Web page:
Much of the hair they do shed also gets caught up in their fury coat, and remains on the dog rather than around the home where it can stimulate allergies.
Dead hairs can be removed during grooming.
Poodles make great pets for a number of reasons. Firstly, they are highly intelligent and easily trainable, so you can get them retrieving the newspaper or simply not peeing in the home in no time.
They also make great companions as they are highly sensitive to the needs of their owners, which means that the man-dog bond forms quickly.
However, you need to be prepared to spend both time and money on a Poodle.
They are very active dogs and really need about an hour of exercise each day.
They also do need fairly regular grooming, preferably by a professional if you suffer from allergies, which can get expensive.
It is for their “hypoallergenic” hair that Poodles are often bred with other dogs to create Labradoodles and Goldendoodles among others, which share the same hypoallergenic coats.
Basenji are almost as good at grooming themselves as cats (and better than some cats I have personally encountered).
The breed has soft, short hair that leaves behind less dander than other dog breeds.
Basenji are often recommended as dogs because they also don’t bark, so there is no need to worry about a ruckus every time someone passes your house.
They can produce a distinctive yodeling sound that does not really sound much like any other dog.
However, beware, self-grooming is not the only way that Basenji are like cats.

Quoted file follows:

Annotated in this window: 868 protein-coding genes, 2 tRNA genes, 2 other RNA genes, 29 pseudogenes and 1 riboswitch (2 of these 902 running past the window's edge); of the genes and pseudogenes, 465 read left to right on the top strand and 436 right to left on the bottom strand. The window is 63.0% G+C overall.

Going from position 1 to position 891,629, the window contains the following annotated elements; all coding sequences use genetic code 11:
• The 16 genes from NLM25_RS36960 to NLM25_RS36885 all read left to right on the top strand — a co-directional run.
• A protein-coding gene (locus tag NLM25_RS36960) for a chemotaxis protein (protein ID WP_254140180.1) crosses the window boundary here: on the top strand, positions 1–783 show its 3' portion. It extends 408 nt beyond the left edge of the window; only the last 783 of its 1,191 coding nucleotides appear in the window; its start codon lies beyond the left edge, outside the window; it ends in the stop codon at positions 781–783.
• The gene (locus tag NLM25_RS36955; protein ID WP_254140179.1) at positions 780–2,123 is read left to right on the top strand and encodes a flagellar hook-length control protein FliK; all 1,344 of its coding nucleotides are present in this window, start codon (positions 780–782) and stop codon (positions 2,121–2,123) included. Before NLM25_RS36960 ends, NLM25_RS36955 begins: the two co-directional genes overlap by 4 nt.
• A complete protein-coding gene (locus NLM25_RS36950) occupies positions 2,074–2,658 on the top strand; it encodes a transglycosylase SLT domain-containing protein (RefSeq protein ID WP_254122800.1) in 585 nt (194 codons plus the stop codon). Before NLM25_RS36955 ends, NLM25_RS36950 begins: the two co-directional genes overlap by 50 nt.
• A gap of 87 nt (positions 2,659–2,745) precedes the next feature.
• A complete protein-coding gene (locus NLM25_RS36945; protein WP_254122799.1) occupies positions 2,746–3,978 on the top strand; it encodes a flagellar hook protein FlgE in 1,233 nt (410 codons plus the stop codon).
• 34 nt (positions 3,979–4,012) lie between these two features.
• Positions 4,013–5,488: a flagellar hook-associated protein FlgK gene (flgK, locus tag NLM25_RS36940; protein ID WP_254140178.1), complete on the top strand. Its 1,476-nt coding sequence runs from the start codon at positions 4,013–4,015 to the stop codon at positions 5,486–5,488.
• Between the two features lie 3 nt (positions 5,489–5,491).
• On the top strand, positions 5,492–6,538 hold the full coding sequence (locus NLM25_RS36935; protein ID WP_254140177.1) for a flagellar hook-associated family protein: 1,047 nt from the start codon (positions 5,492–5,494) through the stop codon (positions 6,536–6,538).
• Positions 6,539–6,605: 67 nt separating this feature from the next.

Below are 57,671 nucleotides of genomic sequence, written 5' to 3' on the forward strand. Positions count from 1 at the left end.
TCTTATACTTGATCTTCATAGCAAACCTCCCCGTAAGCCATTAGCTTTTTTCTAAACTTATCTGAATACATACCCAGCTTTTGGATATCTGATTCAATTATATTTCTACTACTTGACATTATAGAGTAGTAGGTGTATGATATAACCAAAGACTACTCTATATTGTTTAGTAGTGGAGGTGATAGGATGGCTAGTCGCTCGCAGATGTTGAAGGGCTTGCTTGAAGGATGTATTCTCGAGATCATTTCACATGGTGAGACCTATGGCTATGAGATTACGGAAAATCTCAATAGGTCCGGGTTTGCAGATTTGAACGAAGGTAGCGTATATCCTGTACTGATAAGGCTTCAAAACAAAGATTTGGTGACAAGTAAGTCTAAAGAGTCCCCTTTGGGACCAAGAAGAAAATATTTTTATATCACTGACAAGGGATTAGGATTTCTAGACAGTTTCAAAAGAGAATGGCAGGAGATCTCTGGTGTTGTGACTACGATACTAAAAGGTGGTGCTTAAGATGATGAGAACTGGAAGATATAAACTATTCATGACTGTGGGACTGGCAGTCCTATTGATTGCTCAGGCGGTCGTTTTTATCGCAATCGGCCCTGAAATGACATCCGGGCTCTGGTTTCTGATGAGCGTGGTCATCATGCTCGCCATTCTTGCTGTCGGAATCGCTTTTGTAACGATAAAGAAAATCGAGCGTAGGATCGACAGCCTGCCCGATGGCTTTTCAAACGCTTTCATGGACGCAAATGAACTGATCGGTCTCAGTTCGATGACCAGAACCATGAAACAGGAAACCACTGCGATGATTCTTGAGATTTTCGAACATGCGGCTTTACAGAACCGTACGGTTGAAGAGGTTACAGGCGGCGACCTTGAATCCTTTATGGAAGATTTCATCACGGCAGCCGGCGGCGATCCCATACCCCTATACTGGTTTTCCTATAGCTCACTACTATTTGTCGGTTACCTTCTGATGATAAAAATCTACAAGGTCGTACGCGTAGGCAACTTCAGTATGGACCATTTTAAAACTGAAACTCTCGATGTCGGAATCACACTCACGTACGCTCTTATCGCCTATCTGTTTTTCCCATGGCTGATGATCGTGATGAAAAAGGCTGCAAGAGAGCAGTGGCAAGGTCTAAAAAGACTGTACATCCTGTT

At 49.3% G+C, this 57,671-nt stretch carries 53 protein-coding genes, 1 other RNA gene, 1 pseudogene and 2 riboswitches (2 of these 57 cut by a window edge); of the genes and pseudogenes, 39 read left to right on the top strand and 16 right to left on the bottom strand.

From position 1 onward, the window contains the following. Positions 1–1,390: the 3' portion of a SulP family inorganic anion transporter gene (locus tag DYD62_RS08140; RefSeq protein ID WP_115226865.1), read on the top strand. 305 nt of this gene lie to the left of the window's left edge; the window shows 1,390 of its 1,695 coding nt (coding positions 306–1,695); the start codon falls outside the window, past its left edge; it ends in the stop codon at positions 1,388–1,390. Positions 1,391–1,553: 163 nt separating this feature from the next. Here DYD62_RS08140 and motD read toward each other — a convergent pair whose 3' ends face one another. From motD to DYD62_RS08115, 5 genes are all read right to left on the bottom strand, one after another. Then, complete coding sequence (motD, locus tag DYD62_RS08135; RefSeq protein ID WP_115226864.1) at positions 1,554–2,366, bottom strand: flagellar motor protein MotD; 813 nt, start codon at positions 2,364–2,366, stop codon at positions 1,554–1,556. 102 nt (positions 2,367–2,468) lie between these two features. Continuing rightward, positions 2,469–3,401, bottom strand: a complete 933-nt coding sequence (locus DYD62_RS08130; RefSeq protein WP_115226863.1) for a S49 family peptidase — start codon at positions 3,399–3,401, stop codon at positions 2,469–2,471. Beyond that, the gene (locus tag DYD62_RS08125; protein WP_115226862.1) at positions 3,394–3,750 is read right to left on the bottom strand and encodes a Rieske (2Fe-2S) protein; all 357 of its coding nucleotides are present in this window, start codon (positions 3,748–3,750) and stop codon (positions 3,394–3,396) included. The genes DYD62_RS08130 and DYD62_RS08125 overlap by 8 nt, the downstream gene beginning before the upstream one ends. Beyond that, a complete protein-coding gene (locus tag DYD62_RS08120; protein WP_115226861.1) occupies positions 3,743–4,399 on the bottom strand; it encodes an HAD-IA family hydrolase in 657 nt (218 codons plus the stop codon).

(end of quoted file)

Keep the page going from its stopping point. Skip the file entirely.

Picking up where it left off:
They are also highly independent, which makes them very difficult to train. Even teaching the basics will require a lot of patience and a lot or treats.
This doesn’t mean they are stupid; they are very intelligent dogs and they may use that intelligence to escape.
3. Kerry Blue Terrier
Most dogs shed some of their coat every day, making them nightmares for allergy sufferers (and neat freaks).
The Kerry Blue Terrier, on the other hand, only sheds about every three weeks. This means that it is much easier to keep allergy causing hairs out of the home.
Kerry Blue Terriers are the kind of friendly and playful dogs that you will fall in love with right away and will earn their fair share of admirers at the park. However, they can be hard work.
They need a lot of attention, and won’t be happy unless they are fully fledged members of the family. Leaving them alone in the house or yard all day is a recipe for mischief as they act out their frustration.
While we never recommend punishment as a form of training for any dog, this is especially the case for Kerry Blue Terriers, which tend to be sensitive souls and will not respond well to any kind of punishment or even rough handling.
These are rewarding but complex dogs, and might be a bit much for first time dog owners.
While Havanese look adorably fury, they also don’t tend to shed much, despite having a thick coat. But their shedded hair tends to get caught up in their coat and stays on them rather than drifting around your home.
This means that dead hair can be harmlessly removed on grooming day.
Havanese make excellent family dogs because they are affectionate and responsive.
They are friendly, are unlikely to bite or bark in response to play and are small enough that there is no chance of them accidentally injuring smaller children during play.
They are good dogs to have around the house as they are intelligent and easy to train, so you will have them peeing in the right place and leaving your favorite shoes alone in no time.
Affenpinschers and Bichon Frises have similar coats where shedded hair tends to stick to your dog and can be removed periodically when they are being groomed.
This makes them good choices when looking for hypoallergenic dogs as well.
5. Shih Tzu
Rather than having traditional dog hair, Shih Tzus have the same type of hair as humans, which means that they are less likely to cause an allergic reaction.